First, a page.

Recorlev Also Helps Lower Cholesterol and Body Fat, Phase 3 Trial Finds

Patricia Inácio, PhD avatar

by Patricia Inácio, PhD |

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Recorlev trial update

Recorlev (levoketoconazole), Strongbridge Biopharma’s oral candidate to treat endogenous Cushing’s syndrome, was superior to a placebo at lowering cholesterol levels and body mass index, a measure of body fat, according to newly released data from the pivotal Phase 3 LOGICS trial.

These findings, concerning most of the trial’s secondary goals, added to top-line data released last year that showed Recorlev met the study’s main goal, that of normalizing urine cortisol levels in treated patients.

Data from LOGICS (NCT03277690), as well as the SONICS Phase 3 trial (NCT01838551), supported Strongbridge’s recent application to the U.S. Food and Drug Administration (FDA) requesting that Recorlev be approved to treat endogenous Cushing’s syndrome.

“Together with SONICS, these LOGICS data demonstrate substantial evidence of Recorlev efficacy and safety,” Fredric Cohen, MD, chief medical officer of Strongbridge Biopharma, said in a press release. “We remain confident that, if approved, Recorlev may be an important new treatment option for patients with endogenous Cushing’s syndrome.”

Rosario Pivonello, MD, with the Università Federico II di Napoli in Italy, presented these findings at the 2021 Annual Meeting of the Endocrine Society (ENDO) in the poster titled “Safety and Efficacy of Levoketoconazole in the Treatment of Endogenous Cushing’s Syndrome (LOGICS): Results From a Double-Blind, Placebo-Controlled, Randomized Withdrawal Study.”

Recorlev is an oral suppressor of cortisol production, which is excessive in patients with endogenous Cushing’s syndrome, being developed by Strongbridge to treat the disease.

LOGICS, which assessed the safety, tolerability, and effectiveness of Recorlev in adult patients, followed the launch of SONICS. That trial also met its primary goal, demonstrating that Recorlev was superior to a placebo at normalizing cortisol levels in patients’ urine after six months of maintenance therapy, without any dose increase.

LOGICS opened with 79 patients given Recorlev in an open-label titration and maintenance phase for several months, to determined their best dose. It included some people previously treated in the SONICS trial.

Of this group, 44 were determined eligible to advance to the trial’s next phase and be randomly assigned, 1:1, to either Recorlev tablets (up to 1200 mg daily) or a placebo tablet — as a treatment withdrawal group — for about eight weeks. Eleven of these 44 patients (25%) were recruited from SONICS.

Previously reported top-line data showed that, by the end of the randomized phase, significantly fewer patients on continuous Recorlev saw their urine cortisol levels rise (40.9%), compared with those who had moved to a placebo (95.5%). This corresponded to a reduction of 54.5% in favor of Recorlev.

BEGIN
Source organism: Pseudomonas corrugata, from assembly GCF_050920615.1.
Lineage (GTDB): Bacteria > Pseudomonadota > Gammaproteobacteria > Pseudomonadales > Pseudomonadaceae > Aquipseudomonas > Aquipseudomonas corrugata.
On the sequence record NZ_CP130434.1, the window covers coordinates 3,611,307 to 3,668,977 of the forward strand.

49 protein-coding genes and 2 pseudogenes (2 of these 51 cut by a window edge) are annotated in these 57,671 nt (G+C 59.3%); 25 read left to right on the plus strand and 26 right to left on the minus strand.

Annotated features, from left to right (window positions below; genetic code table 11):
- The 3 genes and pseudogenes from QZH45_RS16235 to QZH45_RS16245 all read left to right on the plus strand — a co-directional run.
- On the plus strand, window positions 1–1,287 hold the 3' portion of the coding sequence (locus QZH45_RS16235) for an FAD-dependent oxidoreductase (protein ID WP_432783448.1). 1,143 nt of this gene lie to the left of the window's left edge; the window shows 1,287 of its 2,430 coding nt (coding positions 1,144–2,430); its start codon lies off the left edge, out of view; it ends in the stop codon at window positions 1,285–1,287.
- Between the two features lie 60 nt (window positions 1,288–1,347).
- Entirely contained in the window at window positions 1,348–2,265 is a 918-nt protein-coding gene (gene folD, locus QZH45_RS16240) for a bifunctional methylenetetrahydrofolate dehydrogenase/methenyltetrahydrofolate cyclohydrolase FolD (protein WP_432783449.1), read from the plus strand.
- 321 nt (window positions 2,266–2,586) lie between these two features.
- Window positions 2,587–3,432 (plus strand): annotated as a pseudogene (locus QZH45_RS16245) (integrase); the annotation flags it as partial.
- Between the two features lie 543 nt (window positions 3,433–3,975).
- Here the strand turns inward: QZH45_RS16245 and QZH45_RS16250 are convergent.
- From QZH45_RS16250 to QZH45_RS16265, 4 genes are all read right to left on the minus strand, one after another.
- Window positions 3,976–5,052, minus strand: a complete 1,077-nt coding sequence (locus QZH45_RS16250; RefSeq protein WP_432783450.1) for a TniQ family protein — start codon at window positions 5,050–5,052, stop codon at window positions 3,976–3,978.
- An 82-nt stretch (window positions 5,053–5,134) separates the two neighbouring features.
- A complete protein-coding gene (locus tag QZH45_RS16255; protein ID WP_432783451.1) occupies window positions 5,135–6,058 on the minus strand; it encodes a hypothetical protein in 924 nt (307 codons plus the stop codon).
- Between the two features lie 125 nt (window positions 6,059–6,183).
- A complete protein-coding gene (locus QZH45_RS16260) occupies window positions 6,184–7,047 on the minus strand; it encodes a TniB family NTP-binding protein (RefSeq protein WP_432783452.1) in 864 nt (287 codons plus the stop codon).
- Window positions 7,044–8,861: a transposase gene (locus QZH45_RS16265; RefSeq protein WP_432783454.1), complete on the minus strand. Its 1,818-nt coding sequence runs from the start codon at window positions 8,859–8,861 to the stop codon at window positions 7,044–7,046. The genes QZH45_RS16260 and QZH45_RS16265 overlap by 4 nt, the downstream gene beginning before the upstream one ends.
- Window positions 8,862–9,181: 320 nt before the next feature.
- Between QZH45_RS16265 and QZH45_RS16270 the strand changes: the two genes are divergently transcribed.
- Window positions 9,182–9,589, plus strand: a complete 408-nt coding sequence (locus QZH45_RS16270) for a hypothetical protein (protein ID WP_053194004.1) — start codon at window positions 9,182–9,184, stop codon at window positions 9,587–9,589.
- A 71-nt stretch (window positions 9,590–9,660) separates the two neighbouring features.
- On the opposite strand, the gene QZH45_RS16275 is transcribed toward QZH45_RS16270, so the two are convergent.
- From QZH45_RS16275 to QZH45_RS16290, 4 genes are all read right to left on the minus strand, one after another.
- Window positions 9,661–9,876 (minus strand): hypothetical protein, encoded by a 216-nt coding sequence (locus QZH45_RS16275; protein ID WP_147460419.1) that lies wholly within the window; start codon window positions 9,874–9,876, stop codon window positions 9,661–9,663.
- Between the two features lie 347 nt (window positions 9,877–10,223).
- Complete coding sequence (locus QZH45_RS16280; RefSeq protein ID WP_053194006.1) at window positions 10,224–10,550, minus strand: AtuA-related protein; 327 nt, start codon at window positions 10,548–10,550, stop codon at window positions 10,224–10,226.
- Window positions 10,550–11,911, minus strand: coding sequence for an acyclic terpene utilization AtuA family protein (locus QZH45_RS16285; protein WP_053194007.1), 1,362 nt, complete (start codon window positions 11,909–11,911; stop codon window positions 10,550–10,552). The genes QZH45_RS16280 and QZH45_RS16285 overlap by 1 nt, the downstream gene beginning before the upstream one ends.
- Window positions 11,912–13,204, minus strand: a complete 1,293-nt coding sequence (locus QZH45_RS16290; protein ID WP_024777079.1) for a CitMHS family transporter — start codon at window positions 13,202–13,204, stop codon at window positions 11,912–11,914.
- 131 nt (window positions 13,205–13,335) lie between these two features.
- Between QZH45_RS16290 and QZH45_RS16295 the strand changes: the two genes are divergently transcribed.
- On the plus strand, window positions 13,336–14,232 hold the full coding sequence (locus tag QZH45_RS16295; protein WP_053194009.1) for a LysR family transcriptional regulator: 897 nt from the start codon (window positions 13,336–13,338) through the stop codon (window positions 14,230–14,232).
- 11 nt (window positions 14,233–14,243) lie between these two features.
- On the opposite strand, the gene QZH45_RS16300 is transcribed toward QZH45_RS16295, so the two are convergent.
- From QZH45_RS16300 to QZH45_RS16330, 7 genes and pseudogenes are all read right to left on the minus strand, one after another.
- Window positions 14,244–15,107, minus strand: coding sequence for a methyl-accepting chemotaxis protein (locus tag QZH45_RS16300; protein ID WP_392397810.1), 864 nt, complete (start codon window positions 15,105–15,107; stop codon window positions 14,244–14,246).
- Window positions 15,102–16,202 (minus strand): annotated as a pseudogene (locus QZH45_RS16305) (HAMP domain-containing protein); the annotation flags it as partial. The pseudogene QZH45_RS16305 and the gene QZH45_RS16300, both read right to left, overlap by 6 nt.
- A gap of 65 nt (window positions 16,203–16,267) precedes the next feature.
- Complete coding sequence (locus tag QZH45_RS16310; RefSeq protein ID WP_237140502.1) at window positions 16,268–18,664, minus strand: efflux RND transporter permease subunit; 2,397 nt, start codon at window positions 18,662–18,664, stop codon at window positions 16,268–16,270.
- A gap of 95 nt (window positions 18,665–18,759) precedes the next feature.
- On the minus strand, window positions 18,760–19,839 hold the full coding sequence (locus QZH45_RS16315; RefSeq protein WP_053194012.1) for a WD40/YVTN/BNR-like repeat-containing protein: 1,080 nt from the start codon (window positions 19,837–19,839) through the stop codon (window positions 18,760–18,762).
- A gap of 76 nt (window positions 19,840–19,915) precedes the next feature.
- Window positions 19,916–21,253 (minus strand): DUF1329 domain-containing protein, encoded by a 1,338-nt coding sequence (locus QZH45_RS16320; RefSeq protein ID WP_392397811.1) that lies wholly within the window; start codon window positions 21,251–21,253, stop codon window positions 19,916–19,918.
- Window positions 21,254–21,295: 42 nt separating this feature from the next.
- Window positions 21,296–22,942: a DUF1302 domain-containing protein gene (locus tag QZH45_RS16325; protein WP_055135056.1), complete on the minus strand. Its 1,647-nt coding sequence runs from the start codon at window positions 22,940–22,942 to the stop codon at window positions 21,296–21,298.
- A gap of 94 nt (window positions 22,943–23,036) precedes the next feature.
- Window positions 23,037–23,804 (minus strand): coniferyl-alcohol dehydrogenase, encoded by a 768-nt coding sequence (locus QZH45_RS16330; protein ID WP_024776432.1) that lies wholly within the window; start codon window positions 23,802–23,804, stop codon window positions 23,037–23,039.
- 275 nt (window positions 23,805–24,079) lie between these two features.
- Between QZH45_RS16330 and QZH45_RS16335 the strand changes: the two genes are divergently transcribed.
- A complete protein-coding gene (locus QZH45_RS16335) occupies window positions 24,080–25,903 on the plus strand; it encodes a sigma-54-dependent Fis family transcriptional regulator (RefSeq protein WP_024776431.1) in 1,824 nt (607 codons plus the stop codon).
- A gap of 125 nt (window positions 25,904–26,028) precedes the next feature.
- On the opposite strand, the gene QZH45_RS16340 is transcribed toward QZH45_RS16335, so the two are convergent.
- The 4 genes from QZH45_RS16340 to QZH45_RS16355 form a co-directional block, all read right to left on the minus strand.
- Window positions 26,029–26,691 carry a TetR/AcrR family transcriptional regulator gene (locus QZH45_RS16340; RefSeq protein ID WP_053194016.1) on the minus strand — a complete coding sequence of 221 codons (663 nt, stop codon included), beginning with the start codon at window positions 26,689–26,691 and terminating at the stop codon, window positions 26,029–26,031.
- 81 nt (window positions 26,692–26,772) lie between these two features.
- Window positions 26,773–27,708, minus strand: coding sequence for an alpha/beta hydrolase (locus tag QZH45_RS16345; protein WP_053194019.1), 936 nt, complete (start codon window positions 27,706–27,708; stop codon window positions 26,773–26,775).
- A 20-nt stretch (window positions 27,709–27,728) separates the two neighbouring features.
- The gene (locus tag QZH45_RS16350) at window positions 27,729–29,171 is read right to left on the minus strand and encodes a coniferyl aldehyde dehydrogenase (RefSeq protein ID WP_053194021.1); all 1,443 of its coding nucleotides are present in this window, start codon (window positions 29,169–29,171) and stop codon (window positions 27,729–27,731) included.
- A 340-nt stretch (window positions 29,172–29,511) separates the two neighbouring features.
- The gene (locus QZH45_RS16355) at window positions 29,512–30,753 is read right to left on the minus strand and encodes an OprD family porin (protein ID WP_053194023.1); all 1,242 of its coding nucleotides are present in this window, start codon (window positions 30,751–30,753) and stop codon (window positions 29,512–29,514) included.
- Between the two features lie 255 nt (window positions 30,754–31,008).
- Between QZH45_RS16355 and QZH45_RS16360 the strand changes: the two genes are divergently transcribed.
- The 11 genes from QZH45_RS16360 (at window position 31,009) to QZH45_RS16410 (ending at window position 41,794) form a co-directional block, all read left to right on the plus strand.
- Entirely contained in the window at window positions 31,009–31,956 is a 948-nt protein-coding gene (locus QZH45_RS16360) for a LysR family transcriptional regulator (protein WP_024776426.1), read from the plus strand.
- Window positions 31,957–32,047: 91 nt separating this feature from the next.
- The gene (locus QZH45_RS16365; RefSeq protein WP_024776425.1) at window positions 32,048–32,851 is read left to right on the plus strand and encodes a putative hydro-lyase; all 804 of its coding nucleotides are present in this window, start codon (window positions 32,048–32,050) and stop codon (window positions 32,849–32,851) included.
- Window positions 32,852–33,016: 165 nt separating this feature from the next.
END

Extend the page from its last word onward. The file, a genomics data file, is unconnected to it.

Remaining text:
Data also showed that a key secondary trial goal was achieved, with 45.5% more patients on continuous Recorlev use reaching normal urine cortisol levels by this trial phase end than did those moved to a placebo (50.0% vs. 4.5%). This difference was found to be statistically significant.

During the randomization phase, patients staying with Recorlev were treated for a median of 55.5 days, and those given a placebo for 23 days, supporting that cortisol control is lost rapidly upon stopping Recorlev.

Newly released interim trial data found that placebo-group patients also lost the cholesterol-lowering benefits of Recorlev. Significantly higher levels of total and low-density lipoprotein (LDL)-cholesterol (also called “bad-cholesterol”) were seen in patients withdrawn from treatment by randomization compared with those who weren’t:  a difference of 35.6 mg/dL in total cholesterol and 25.0 mg/dL in LDL-cholesterol between these groups.

This was accompanied by a statistically significant increase in body mass index (BMI), a measure of body fat, in patients on a placebo (+0.59 kg/m2).  BMI decreased over this trial phase (-0.65 kg/m2) in those continuously treated with Recorlev.

Nausea, low potassium blood levels (hypokalemia), headache, high blood pressure, and diarrhea were the most common (reported in at least 15% of patients) adverse side effects associated with Recorlev. Among 80 people treated in both study parts, 19% stopped with Recorlev due to side effects. None of the 44 patients who in moved into the trial’s randomized phase discontinued its use.

“We are pleased to share these detailed results of the LOGICS study with the scientific community, which build upon the robust and positive data from our Phase 3 SONICS study and further demonstrate the overall treatment benefit of Recorlev in adult patients with endogenous Cushing’s syndrome,” Cohen said.

Recorlev’s long-term safety and effectiveness is being evaluated in the Phase 3 OPTICS study (NCT03621280). The open-label trial, which enrolled endogenous Cushing’s syndrome patients who finished either SONICS, LOGICS, or both studies, is due to conclude in June 2023.